“I’ll have a Caramel Macchiato, Venti, Skim, Extra Shot, Extra-Hot, Extra-Whip, Sugar-Free.” I said to Téa as I sat down an outside table of the not so good cafe she had chosen so we could remain inconspicuous while in her home town two weeks earlier than present time. (damn I’m confusing myself with these time changes!)

“You’ll have a what?” Téa asked with a questioning look on her face.

“A Macchiato, Venti, Caramel, Extra Skim, Shot of whip, hot free, something or other!” I said not remembering the exact order I rattled it off in the first place.

“Isn’t that different to the first order?” Téa asked with a smile.

“Umm, yeah it’s more refined.”

“More pretentious too!” she said.

“Hang around Melbourne for too long with all the hipsters and man bun wearing millennials and you’ll realise that being a pretentious twat is actually a badge of honour.” I tried to be serious but I couldn’t help smiling.

“So your trying to tell me you’ve become a pretentious twat?” Téa asked.

“Would you still think highly of me if I was?”

“Nope, I’d send you home! We’ve got enough of those people in this country we don’t need to import them!”

“Ok then, I’ll change immediately, just for you!” I replied with a large grin.

“You should change for yourself, no one in their right mind wants to be a pretentious cafe dwelling twat. It’s like being a drug addict, you don’t realise it’s happened until too late, then it’s all down hill until you can get cleaned up and remove yourself from the lifestyle.”

“Ok, you’ve convinced me, I’ll change. Immediately, if not sooner!” I stated very matter of factly but I still had a tinge of laughter in my voice.

“Good for you, now what would you like to drink?”

“A Venti, Caramal, Skin-free, Macchiato, extra hot whip, cold water, sugar laced…”

“Ok, you asked for it!” Téa said then walked away from the table and headed into the cafe to place our order.

As I waited for Téa I had to admire just how easily we’d fallen back into our routine. Things might have gotten a little bitchy and grumpy between us with the whole phone call thing but one simple hug and the realisation that we were both being idiots, not just one of us as some people might have seen, and things were headed back to normal. Of course normal for us was not normal for many people and we knew it but it’s what we were and other people’s opinions didn’t really matter that much to us.

The cafe wasn’t overly populated, maybe two thirds of the tables were occupied, so Téa did have a bit of a wait for our order and apparently the cafe we were at had not heard of table service, no wonder Téa said they weren’t a great cafe, so she waited inside for our drinks while I enjoyed the Texas sun.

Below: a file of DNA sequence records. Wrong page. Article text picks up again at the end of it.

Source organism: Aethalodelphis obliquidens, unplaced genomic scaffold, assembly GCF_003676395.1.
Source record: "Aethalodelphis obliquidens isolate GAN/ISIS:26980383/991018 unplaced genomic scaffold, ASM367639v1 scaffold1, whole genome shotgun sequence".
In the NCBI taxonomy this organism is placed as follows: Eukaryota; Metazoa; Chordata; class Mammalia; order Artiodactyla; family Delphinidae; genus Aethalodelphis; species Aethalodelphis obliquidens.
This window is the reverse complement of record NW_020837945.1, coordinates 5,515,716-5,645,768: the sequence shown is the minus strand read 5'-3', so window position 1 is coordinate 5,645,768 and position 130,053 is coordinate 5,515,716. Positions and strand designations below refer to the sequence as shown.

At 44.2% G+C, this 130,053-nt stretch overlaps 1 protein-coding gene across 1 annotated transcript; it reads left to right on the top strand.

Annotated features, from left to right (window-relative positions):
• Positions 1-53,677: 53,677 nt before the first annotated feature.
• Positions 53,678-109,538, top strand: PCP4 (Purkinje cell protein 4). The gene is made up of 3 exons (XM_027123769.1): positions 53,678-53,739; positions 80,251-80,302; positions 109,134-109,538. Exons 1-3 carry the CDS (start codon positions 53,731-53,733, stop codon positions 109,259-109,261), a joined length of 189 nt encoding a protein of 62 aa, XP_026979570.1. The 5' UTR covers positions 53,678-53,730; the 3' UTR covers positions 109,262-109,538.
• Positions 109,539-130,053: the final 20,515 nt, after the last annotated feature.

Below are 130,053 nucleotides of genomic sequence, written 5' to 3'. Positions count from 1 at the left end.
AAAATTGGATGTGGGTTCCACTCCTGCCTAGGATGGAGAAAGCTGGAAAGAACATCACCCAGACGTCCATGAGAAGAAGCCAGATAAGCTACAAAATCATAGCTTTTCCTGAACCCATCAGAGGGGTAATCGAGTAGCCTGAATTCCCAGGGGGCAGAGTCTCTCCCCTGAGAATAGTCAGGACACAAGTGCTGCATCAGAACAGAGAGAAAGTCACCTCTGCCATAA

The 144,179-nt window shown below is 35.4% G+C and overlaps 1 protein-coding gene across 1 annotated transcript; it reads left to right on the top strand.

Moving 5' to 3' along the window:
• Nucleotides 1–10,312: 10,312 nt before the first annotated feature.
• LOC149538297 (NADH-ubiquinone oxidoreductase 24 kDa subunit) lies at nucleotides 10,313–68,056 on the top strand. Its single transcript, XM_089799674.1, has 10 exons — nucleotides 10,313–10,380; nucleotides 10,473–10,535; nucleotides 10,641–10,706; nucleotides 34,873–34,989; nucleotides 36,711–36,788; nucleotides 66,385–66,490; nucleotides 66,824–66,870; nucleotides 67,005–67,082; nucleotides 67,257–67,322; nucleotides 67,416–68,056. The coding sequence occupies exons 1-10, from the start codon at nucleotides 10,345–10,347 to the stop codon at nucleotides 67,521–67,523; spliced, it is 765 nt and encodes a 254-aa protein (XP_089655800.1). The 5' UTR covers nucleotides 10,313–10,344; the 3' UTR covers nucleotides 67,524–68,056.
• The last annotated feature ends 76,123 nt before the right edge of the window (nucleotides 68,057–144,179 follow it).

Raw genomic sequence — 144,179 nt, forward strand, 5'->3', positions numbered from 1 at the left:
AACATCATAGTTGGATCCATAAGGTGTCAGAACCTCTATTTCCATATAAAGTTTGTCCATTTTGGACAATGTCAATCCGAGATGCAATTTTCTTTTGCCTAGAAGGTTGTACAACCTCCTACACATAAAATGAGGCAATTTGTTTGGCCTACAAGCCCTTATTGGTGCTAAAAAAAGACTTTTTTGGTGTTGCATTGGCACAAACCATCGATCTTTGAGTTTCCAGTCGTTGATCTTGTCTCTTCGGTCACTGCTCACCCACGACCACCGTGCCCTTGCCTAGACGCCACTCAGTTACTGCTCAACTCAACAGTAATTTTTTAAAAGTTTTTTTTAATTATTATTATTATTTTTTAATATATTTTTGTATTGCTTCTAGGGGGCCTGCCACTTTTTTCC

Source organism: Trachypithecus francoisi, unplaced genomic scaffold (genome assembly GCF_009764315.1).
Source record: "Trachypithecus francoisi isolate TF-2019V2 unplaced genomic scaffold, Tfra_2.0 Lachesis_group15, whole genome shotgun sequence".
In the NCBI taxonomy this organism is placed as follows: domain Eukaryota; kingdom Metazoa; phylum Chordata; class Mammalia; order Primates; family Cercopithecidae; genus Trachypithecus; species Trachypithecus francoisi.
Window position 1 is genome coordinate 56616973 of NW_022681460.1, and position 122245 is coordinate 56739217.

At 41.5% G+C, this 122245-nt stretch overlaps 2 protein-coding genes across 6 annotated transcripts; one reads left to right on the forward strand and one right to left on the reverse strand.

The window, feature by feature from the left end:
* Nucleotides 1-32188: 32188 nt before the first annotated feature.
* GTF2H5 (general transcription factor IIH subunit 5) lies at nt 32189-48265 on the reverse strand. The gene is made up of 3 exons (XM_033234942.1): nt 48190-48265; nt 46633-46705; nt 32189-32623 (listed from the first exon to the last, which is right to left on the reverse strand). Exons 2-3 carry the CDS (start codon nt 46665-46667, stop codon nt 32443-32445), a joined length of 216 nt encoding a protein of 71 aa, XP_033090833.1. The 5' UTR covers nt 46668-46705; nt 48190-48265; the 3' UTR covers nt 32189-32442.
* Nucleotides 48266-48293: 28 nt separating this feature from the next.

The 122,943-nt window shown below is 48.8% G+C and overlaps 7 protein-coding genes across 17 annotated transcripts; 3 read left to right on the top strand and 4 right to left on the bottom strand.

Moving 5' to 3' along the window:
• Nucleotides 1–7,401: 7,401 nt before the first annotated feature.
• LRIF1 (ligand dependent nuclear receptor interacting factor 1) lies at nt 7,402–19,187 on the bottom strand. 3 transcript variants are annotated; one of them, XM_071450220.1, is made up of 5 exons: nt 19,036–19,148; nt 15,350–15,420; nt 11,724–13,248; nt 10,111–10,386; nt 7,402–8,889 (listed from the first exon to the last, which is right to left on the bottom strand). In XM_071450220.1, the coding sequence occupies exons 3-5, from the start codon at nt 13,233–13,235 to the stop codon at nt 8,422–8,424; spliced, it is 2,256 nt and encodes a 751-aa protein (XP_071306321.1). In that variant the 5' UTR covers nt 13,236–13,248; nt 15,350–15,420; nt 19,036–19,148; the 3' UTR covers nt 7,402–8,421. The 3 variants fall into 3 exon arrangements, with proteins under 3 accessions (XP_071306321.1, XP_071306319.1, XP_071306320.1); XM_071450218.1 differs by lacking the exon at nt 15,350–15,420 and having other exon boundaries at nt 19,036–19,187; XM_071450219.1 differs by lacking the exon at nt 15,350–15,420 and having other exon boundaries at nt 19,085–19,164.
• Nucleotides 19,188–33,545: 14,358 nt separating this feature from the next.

It was as I was enjoying that sun and looking at my surrounds that I suddenly saw something that was not only a shock but something that I needed to take a second glance at. Across the road and down a bit, I still didn’t know my directions but going by the sun and the approximate time I thought it was, I guess it was south, there was a record shop. And heading into that record shop as I glanced down that way was Téa.

“Holy crap!” was my first response, thankfully that response wasn’t said aloud so that those around me could hear it.

Immediately I got up from my seat and went inside the cafe to where Téa was still standing in line. I had to weave between a few tables and people to get to her but I got there with some haste and without knocking anyone over.

“We’ve got to get out of here.” I said to her in a rather hurried voice.

“Why?” she asked. “Our drinks will be ready soon, we are the next order.”

Without actually thinking about it I looked at the coffee makers, maybe my brain thought my look would hurry them up, I don’t really know. When I turned back to Téa I said. “Someone very familiar just walked into the record shop down the street.”

“The old lady?” Téa asked casually.

“No more familiar than that.” I replied to a questionable look which gave me the indication I needed for me to immediately know she wasn’t understanding exactly what I was saying. So I lowered, my voice leaned in closer to her ear, so that hopefully those around us could not hear what I was saying and whispered, “It was you.”

“Ok.” Téa replied but didn’t move, when I asked her why, she responded with. “Because I have just worked out where I was two weeks ago.” She mentioned the time frame like our time travelling antics were not a secret, although I suppose in hindsight she wasn’t really giving away anything.

“What difference does that make?” I asked.

“Because I now remember that two weeks ago I wasn’t at home, I was out and I visited both a record shop and a very average cafe.”

So it didn’t take much to put things together and realise what Téa was talking about. “So shouldn’t we be more worried about moving our arses out of here and not the coffee?” I asked rather impatiently thinking about Back To The Future’s rules and Téa meeting herself.

“Nope.We’ve got heaps of time to move our asses.” Téa said making a point of the word asses as if we actually had time to discuss the difference between someone’s posterior and a donkey.

“I haven’t got a donkey.” I responded.

ignored my humour and said. “I clearly remember spending more than forty minutes in that record shop because I was talking to the owner about ordering some old back catalogue stuff. Even this place, which if you haven’t figured out, was the very average cafe, can’t waste that much time making a few coffees.”

Previous story here.